In New York state, the administrations of CUNY, SUNY and New York University have issued statements against the boycott.
In addition, two Democratic politicians, state Sen. Jeffery Klein and Assemblyman (and notorious arch-Zionist) Dov Hikind, have threatened to introduce an anti-boycott bill into New York's state legislature. The proposed bill would remove state funding from any colleges in the state that did not sever ties with academic groups that support the boycott of Israel. Although the bill's legality and chances of passing are questionable, it represents part of an overall Zionist strategy of "lawfare," aiming to draw BDS supporters into expensive and time-consuming legal and media battles.
This strategy mirrors last year's unsuccessful attack on Brooklyn College, a campus of the public CUNY system, for hosting an event on BDS featuring Omar Barghouti and Judith Butler. State and city politicians, including many with progressive reputations, signed on to a letter threatening to strip Brooklyn College of public funding--although some later backed down when everyone from Mayor Michael Bloomberg to the New York Times defended the college's right to hold the event.
BUT THE ASA is fighting back--and it's tapping into a reserve of support from faculty and students across the U.S.
"With the vote to boycott Israeli universities, the ASA has embraced a legitimate means of addressing Israel's human rights violations and challenging the U.S. government's unconditional support for Israel," reads the ASA press release. "As we move forward, threats and insults will not silence our voices or undermine the growing support for the academic boycott."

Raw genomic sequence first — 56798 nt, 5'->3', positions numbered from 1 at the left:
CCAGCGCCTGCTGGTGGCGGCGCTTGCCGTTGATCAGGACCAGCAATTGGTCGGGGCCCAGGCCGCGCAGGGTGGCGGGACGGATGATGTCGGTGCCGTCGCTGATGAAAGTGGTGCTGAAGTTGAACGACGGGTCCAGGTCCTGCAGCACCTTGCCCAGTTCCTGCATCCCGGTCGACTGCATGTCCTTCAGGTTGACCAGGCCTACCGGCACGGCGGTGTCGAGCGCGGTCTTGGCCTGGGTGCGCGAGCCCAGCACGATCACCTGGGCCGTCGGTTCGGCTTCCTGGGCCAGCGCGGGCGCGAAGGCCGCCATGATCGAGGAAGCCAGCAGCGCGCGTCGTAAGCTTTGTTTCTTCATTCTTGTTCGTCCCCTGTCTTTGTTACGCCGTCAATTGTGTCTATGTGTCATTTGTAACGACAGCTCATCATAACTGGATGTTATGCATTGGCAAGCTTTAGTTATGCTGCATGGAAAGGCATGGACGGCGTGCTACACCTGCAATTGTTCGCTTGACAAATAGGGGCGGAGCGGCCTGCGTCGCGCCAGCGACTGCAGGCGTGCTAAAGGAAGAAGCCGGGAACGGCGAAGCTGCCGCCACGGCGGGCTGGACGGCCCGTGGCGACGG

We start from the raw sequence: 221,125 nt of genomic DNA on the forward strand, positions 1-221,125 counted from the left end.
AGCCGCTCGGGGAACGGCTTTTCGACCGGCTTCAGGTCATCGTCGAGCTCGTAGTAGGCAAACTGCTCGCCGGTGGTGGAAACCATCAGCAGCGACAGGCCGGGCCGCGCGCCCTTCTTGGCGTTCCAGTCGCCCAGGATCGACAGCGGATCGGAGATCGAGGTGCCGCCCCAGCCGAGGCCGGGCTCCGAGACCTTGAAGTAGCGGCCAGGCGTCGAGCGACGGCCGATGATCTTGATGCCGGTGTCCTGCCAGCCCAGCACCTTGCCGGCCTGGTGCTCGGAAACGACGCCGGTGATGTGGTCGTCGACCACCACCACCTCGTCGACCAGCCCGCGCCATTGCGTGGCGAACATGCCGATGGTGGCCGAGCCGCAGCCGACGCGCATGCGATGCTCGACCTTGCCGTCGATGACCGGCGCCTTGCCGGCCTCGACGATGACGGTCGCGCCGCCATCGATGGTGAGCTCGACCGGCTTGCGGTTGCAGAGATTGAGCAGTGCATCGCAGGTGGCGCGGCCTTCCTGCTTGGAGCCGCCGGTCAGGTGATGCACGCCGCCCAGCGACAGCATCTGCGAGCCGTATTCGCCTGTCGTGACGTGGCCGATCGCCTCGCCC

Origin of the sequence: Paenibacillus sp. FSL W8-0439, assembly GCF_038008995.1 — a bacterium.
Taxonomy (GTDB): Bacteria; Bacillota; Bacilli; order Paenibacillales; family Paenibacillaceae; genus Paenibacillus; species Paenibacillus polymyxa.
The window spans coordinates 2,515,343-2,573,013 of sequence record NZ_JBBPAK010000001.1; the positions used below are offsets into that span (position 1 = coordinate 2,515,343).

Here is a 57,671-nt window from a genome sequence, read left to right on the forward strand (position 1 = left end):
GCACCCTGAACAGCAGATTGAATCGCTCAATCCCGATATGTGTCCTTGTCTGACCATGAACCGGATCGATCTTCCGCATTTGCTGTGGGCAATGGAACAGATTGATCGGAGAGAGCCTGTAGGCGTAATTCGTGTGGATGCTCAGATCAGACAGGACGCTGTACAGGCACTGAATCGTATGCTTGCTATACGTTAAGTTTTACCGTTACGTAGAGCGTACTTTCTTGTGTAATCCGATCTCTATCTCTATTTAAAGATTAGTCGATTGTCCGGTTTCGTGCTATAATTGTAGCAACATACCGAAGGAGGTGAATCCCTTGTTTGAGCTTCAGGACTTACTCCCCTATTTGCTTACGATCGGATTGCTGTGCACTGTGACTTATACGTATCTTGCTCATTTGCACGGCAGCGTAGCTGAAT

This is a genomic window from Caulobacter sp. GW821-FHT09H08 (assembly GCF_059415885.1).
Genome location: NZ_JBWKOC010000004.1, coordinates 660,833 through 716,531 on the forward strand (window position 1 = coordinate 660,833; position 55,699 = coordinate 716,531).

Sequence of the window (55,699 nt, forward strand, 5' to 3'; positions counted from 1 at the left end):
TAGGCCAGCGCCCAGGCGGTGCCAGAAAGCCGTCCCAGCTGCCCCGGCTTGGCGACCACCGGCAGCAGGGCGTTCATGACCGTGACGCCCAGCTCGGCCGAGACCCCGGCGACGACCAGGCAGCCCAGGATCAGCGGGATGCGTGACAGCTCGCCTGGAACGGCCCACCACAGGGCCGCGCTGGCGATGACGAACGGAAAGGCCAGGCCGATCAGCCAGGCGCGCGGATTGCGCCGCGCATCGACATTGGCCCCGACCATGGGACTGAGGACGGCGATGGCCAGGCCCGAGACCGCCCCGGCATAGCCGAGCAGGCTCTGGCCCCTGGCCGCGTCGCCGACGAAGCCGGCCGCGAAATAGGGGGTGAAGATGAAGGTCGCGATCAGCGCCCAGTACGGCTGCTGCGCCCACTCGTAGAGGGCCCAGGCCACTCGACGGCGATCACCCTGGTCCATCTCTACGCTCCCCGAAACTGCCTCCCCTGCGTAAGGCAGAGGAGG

For example, 21 faculty at Trinity College published an open letter to the college's president and dean who opposed the boycott. Likewise, eight scholars at three Indiana university campuses collaborated on a public response to the presidents of Purdue and Indiana University.
Meanwhile, students and alumni at Northwestern University and also at Tufts University have published public statements attacking criticism of the boycott by their respective university presidents. The Students for Justice in Palestine chapter at Smith College also published its own letter of protest against the college president's criticism of the boycott.
The strong response to media critics and university administrations is important for several reasons. First, it exposes the pro-Israel stance that unites the media and university administrators who defend U.S. imperialism in the Middle East and the "special" relationship between the U.S. and Israel. It also demonstrates the divide between members of the U.S. establishment and the rest of us on the question of Israel's occupation of Palestine.